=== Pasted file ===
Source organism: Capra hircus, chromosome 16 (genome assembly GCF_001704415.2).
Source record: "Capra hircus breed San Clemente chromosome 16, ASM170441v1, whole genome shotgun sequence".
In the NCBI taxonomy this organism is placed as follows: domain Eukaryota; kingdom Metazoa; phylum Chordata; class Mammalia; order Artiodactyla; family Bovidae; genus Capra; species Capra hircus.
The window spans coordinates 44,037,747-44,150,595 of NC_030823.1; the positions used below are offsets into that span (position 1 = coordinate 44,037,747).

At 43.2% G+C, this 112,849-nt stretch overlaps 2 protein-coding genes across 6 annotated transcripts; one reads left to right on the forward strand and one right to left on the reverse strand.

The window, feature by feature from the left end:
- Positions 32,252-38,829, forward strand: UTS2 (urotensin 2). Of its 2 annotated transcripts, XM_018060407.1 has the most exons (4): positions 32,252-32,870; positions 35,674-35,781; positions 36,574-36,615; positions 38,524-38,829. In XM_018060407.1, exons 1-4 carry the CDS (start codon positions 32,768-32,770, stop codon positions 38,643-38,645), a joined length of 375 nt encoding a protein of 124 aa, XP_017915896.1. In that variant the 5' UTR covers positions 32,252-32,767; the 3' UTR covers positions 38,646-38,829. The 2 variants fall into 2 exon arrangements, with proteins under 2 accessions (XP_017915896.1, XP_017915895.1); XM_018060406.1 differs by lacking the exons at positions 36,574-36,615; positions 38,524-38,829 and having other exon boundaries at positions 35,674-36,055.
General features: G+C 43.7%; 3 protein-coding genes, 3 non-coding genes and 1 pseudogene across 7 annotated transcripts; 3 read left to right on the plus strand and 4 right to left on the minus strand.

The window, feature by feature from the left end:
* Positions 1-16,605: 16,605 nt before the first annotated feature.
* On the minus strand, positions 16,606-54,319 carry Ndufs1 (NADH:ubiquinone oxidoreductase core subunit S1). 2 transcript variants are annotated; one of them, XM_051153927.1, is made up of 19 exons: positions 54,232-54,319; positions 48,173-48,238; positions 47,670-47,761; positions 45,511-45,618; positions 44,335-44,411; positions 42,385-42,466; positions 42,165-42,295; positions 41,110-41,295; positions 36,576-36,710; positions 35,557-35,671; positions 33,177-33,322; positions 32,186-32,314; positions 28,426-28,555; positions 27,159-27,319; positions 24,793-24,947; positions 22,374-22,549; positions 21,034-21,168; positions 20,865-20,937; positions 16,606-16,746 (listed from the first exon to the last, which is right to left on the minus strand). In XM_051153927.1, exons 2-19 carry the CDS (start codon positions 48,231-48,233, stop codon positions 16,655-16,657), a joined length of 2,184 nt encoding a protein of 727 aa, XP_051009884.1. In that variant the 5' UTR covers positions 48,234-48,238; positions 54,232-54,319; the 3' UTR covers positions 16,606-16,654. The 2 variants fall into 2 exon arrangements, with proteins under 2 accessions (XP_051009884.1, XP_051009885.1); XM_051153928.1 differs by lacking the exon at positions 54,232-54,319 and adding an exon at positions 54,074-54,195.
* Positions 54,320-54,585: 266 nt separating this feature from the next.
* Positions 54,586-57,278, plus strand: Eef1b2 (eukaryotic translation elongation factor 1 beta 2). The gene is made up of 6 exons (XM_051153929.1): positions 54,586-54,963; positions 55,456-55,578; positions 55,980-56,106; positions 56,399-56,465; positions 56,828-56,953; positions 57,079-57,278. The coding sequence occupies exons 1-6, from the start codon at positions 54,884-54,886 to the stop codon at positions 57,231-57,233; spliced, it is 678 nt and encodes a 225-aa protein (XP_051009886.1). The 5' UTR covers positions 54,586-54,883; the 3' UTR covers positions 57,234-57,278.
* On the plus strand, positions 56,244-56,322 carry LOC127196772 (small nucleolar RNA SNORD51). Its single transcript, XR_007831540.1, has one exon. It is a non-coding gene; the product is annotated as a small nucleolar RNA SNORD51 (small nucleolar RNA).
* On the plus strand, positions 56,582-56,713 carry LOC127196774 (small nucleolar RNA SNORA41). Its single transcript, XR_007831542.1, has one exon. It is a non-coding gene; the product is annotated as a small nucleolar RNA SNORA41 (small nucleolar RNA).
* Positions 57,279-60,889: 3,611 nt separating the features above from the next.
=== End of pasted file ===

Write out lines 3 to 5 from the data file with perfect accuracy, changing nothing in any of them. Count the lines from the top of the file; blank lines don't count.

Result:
In the NCBI taxonomy this organism is placed as follows: domain Eukaryota; kingdom Metazoa; phylum Chordata; class Mammalia; order Artiodactyla; family Bovidae; genus Capra; species Capra hircus.
The window spans coordinates 44,037,747-44,150,595 of NC_030823.1; the positions used below are offsets into that span (position 1 = coordinate 44,037,747).

At 43.2% G+C, this 112,849-nt stretch overlaps 2 protein-coding genes across 6 annotated transcripts; one reads left to right on the forward strand and one right to left on the reverse strand.